[The Story] Service of Bunbury

While waiting for the ENDLESS WAR Bookclub to finish reading Picture of Dorian Gray, I’ve been reading more works by Oscar Wilde, including The Importance Of Being Earnest. While all the media I meander through, and all the experiences I have, won’t directly influence “The Story,” there were three thoughts I had from the first 15 pages of the play: first, I don’t like how tending to Mr. Bunbury is used as an excuse for skipping.

Spoilers?: Minor [loathesomeness of characters]

Second, which is true with all of Wilde’s works I’ve read, I don’t like any of these characters.

I suppose that’s a fair compromise for getting outside my comfort zone and reading works in media like this, but for a character like Lady Bracknell to say “Well, I must say, Algernon, that I think it is high time that Mr. Bunbury made up his mind whether he is going to live or die. This shilly-shallying with the question is absurd. Nor do I in any way approve of the modern sympathy with invalids. I consider it morbid. Illness of any kind is hardly a thing to be encouraged in others. Health is the primary duty of life.[1]”

I quote that in full because while I agree, it hurts, since I’ve felt in terrible health lately.

I’ve been apartment-bound for the past two days. While it should be easy for me to leave my apartment, to drive somewhere, the effort required for all that is not worth the effort expensed for the reward. What reward would I get? There are no groceries worth that effort, so I’ve remained, unwashed, unbathed, and perhaps in worse health than in previous days while I waited to find out what would happen of my case. I am writing this on Saturday morning; I awoke without an alarm at 1am; the earliest I might hear back is Monday morning, so I will need to tend to myself and care for myself as best I can until then.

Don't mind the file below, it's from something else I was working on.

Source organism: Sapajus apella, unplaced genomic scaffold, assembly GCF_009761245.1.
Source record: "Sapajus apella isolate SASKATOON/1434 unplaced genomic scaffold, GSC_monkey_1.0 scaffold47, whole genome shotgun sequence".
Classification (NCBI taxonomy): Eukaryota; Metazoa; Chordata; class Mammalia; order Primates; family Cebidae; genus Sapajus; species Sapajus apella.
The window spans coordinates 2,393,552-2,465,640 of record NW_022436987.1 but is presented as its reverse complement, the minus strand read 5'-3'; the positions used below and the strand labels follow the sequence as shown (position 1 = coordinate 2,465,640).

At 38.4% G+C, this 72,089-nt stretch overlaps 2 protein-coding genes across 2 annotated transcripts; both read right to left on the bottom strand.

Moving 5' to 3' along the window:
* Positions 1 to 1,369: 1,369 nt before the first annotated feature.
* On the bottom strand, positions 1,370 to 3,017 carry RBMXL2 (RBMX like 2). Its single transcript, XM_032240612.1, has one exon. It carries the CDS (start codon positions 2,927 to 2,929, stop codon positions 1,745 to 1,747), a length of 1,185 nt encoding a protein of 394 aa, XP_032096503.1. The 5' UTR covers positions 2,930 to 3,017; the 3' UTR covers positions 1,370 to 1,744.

I suppose I am personifying this Bunburyism, but it struck me in this way.

That third thought that struck me was that the only character I’ve liked to any degree, other than Sibyl in Gray is Lane, the manservant. Do I like simplistic, non-conniving characters? I wouldn’t say that I like Lane. The only characterization we get from him is that he was once married and he shared that information involuntarily. What I might consider is that he hasn’t given me a reason to hate him yet, whereas, in Picture of Dorian Gray, almost all of the characters have traits that make them characters I don’t respect.

My mind meandered through current events, in regards to Black Lives Matters.

One thing I appreciate about this movement is calling attention to is the subtle or overt racism of the past and how we can work to dismantle these trophies of wrongdoings. It’s not so much that it was once OK and now is not. It’s more that we can now say that, no, it’s actually shitty to be rude to people in regards to their health or skin color. Now, the stretching in this regard is that, I wondered, would Pollyanna – Trishna’s service dog – be problematic? If she were a servant like Lane, that could be problematic, and if she were a slave, that would definitely be problematic.

It’s important, then, to consider these historical ramifications.